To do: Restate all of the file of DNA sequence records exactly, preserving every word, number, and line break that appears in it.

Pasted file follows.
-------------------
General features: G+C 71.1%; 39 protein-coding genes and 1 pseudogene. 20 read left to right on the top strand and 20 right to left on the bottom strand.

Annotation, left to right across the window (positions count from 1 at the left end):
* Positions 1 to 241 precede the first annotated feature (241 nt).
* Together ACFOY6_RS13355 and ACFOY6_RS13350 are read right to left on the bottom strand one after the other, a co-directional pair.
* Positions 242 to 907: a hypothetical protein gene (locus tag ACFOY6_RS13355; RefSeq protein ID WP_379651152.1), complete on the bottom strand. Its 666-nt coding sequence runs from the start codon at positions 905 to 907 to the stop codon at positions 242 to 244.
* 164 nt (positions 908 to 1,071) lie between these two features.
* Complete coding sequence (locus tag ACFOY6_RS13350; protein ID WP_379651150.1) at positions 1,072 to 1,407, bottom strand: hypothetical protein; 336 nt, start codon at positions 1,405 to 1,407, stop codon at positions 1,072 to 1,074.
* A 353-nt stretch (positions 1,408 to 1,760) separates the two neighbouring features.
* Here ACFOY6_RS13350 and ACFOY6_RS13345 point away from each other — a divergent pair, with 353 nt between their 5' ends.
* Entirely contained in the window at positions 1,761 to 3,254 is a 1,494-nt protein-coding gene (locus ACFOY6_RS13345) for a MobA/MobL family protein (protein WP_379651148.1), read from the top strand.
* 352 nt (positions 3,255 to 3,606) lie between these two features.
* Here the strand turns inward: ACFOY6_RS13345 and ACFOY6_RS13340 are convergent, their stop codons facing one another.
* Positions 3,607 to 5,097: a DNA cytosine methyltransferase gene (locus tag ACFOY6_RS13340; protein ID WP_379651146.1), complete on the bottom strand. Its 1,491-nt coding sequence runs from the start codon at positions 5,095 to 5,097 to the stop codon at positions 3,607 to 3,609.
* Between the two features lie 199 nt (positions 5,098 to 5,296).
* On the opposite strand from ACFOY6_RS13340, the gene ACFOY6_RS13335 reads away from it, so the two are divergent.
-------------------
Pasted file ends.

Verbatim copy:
General features: G+C 71.1%; 39 protein-coding genes and 1 pseudogene. 20 read left to right on the top strand and 20 right to left on the bottom strand.

Annotation, left to right across the window (positions count from 1 at the left end):
* Positions 1 to 241 precede the first annotated feature (241 nt).
* Together ACFOY6_RS13355 and ACFOY6_RS13350 are read right to left on the bottom strand one after the other, a co-directional pair.
* Positions 242 to 907: a hypothetical protein gene (locus tag ACFOY6_RS13355; RefSeq protein ID WP_379651152.1), complete on the bottom strand. Its 666-nt coding sequence runs from the start codon at positions 905 to 907 to the stop codon at positions 242 to 244.
* 164 nt (positions 908 to 1,071) lie between these two features.
* Complete coding sequence (locus tag ACFOY6_RS13350; protein ID WP_379651150.1) at positions 1,072 to 1,407, bottom strand: hypothetical protein; 336 nt, start codon at positions 1,405 to 1,407, stop codon at positions 1,072 to 1,074.
* A 353-nt stretch (positions 1,408 to 1,760) separates the two neighbouring features.
* Here ACFOY6_RS13350 and ACFOY6_RS13345 point away from each other — a divergent pair, with 353 nt between their 5' ends.
* Entirely contained in the window at positions 1,761 to 3,254 is a 1,494-nt protein-coding gene (locus ACFOY6_RS13345) for a MobA/MobL family protein (protein WP_379651148.1), read from the top strand.
* 352 nt (positions 3,255 to 3,606) lie between these two features.
* Here the strand turns inward: ACFOY6_RS13345 and ACFOY6_RS13340 are convergent, their stop codons facing one another.
* Positions 3,607 to 5,097: a DNA cytosine methyltransferase gene (locus tag ACFOY6_RS13340; protein ID WP_379651146.1), complete on the bottom strand. Its 1,491-nt coding sequence runs from the start codon at positions 5,095 to 5,097 to the stop codon at positions 3,607 to 3,609.
* Between the two features lie 199 nt (positions 5,098 to 5,296).
* On the opposite strand from ACFOY6_RS13340, the gene ACFOY6_RS13335 reads away from it, so the two are divergent.